Alternatively, you can use keyword arguments:

    RiSurface("plastic", kd=0.6, ks=0.4)

    But note that you can’t use inline declarations using keyword arguments. Instead you have to previously declare those variables using RiDeclare(). Also, you can’t use keyword arguments if the token is a reserved Python keyword (like the standard "from" parameter). The third way to specify the parameter list is to provide a dictionary including the token/value pairs:

    RiSurface("plastic", {"kd":0.6, "ks":0.4})

    This is useful if you generate the parameter list on the fly in your program.


In the C API functions that take arrays as arguments usually take the length of the array as a parameter as well. This is not necessary in the Python binding. You only have to provide the array, the length can be determined by the function.

For example, in C you might write:

RtPoint points[4] = {0,1,0, 0,1,1, 0,0,1, 0,0,0};
RiPolygon(4, RI_P, (RtPointer)points, RI_NULL);

The number of points has to be specified explicitly. In Python however, this call could look like this:

points = [0,1,0, 0,1,1, 0,0,1, 0,0,0]
RiPolygon(RI_P, points)

The functions that are affected by this rule are:


When using the cri module it is particularly advantageous to pass arrays as ctypes arrays or numpy arrays. In this case, no data conversion is required which makes the function call considerably faster (particularly for large amounts of data).

# Creating a ctypes array of floats
points = (12*RtFloat)(0,1,0, 0,1,1, 0,0,1, 0,0,0)

# Creating a numpy array of floats
points = numpy.array([0,1,0, 0,1,1, 0,0,1, 0,0,0], dtype=numpy.float32)

User defined functions

Some RenderMan functions may take user defined functions as input which will be used during rendering. When using the cri module to link to an actual RenderMan library you can use Python functions in addition to the standard functions. However, in the case of the generic (ri) module, you can only use the predefined standard functions.

Filter functions

It is not possible to use your own filter functions in combination with the ri module, you have to use one of the predefined filters:

  • RiGaussianFilter
  • RiBoxFilter
  • RiTriangleFilter
  • RiSincFilter
  • RiCatmullRomFilter


It is not possible to use your own procedurals directly in the RIB generating program, you can only use one of the predefined procedural primitives:

  • RiProcDelayedReadArchive
  • RiProcRunProgram
  • RiProcDynamicLoad

However, this is not really a restriction since you always can use RiProcRunProgram to invoke your Python program that generates geometry.

Extended transformation functions

The transformation functions RiTranslate(), RiRotate(), RiScale() and RiSkew() have been extended in a way that is not part of the official spec. Each of these functions takes one or two vectors as input which usually are provided as 3 separate scalar values, like the axis of a rotation for example:

RiRotate(45, 0,0,1)

Now in this implementation you can choose to provide such vectors as sequences of 3 scalar values:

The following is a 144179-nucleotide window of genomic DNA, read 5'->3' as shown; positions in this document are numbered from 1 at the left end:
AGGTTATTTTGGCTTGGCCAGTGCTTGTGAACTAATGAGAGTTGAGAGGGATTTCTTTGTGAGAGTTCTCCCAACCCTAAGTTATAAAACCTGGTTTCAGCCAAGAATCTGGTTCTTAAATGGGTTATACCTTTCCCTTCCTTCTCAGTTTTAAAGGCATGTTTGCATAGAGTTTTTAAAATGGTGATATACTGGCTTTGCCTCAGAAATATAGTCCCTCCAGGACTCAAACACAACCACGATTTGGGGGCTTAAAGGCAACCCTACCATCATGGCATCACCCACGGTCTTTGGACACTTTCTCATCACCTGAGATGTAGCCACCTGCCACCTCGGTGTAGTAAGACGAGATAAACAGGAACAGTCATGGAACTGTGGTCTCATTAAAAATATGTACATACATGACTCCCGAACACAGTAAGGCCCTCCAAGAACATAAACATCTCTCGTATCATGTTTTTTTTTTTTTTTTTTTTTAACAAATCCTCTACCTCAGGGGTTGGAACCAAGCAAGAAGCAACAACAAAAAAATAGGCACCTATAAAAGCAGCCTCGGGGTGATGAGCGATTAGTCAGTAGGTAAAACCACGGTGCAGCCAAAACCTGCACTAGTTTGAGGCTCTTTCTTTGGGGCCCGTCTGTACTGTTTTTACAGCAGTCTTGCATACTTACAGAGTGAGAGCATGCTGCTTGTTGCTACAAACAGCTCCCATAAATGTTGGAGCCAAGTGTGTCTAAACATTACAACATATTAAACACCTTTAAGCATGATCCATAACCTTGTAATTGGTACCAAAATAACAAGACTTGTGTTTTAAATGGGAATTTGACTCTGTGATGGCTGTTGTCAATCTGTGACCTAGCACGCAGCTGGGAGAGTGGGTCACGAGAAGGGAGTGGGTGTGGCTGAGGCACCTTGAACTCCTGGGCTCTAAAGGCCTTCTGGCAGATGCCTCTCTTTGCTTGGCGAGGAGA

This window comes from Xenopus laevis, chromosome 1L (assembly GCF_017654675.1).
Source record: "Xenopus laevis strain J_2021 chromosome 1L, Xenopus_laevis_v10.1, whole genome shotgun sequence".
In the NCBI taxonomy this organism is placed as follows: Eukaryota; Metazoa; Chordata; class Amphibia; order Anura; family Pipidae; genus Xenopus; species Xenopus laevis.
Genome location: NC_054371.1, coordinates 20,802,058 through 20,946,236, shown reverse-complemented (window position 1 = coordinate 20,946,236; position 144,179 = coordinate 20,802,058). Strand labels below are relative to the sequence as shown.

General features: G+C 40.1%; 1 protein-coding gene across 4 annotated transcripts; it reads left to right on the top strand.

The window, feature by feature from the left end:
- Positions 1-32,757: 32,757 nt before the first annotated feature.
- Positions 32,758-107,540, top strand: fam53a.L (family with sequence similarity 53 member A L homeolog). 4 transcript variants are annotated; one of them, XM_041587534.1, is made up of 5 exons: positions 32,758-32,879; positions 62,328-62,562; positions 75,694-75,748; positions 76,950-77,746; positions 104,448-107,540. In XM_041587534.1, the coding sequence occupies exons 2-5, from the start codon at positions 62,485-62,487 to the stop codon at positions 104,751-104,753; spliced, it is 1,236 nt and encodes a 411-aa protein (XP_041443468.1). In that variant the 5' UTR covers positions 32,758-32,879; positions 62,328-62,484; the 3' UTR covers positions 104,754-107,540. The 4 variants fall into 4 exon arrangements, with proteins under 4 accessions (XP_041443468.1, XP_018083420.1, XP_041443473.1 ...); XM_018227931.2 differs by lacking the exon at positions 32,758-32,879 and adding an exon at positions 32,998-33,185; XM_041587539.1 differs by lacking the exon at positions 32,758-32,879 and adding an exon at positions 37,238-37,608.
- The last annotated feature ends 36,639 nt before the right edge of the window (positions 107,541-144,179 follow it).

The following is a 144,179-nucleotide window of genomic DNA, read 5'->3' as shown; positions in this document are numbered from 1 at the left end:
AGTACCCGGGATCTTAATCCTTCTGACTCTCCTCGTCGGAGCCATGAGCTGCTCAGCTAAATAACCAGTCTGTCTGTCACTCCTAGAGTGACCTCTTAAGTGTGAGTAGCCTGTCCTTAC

RiRotate(45, [0,0,1])

axis = vec3(0,0,1)
RiRotate(45, axis)

Empty stubs

In the ri module, the function RiTransformPoints() always returns None and never transforms points (as the module just outputs RIB and does not maintain transformations matrices). In the cri module, on the other hand, the function is available and can be used to transform points.

4.3.4. Implementation specific options

There is currently one option that is specific to this RenderMan binding and that won’t produce any RIB call but will control what gets written to the output stream:

cgkit.ri.RiOption(RI_RIBOUTPUT, RI_VERSION, 0)

If this option is set to 0 directly after RiBegin() is called, then no "version" call will be generated in the RIB stream (default is 1). — New in version 1.1 (as of cgkit 2.0.0alpha9, the version call has been disabled)


This option can be used to set the number of significant digits that should be used for writing floating point values in parameter lists (default is 6). The value can be changed any time to affect subsequent calls. — New in version 2.0


Before a floating point value in a parameter list is written into the RIB, it is rounded to a certain precision. The precision can be controlled using this option (default is 10). The value can be changed any time to affect subsequent calls. — New in version 2.0

cgkit.ri.RiOption(RI_RIBOUTPUT, RI_FLOAT_FMT_STRING, "%1.6g")

This can be used to specify a custom formatting string that should be used for writing floating point values stored in parameter lists (default is "%1.6g"). If this option is used, the RI_NUM_SIGNIFICANT_DIGITS setting does not have an effect anymore. The value can be changed any time to affect subsequent calls. — New in version 2.0

4.3.5. Error handling

Besides the three standard error handlers RiErrorIgnore, RiErrorPrint (default) and RiErrorAbort the module provides an additional error handler called RiErrorException. Whenever an error occurs RiErrorException raises the exception RIException.

If you install a new error handler with RiErrorHandler() only the three standard error handlers will produce an output in the RIB stream, if you install RiErrorException or your own handler then the handler is installed but no RIB output is produced.

The module does some error checking, however there are still quite a bit of possible error cases that are not reported. For example, the module checks if parameters are declared, but it is not checked if you provide the correct number of values. In general, the module also does not check if a function call is valid in a given state (e.g. the module won’t generate an error if you call RiFormat() inside a world block).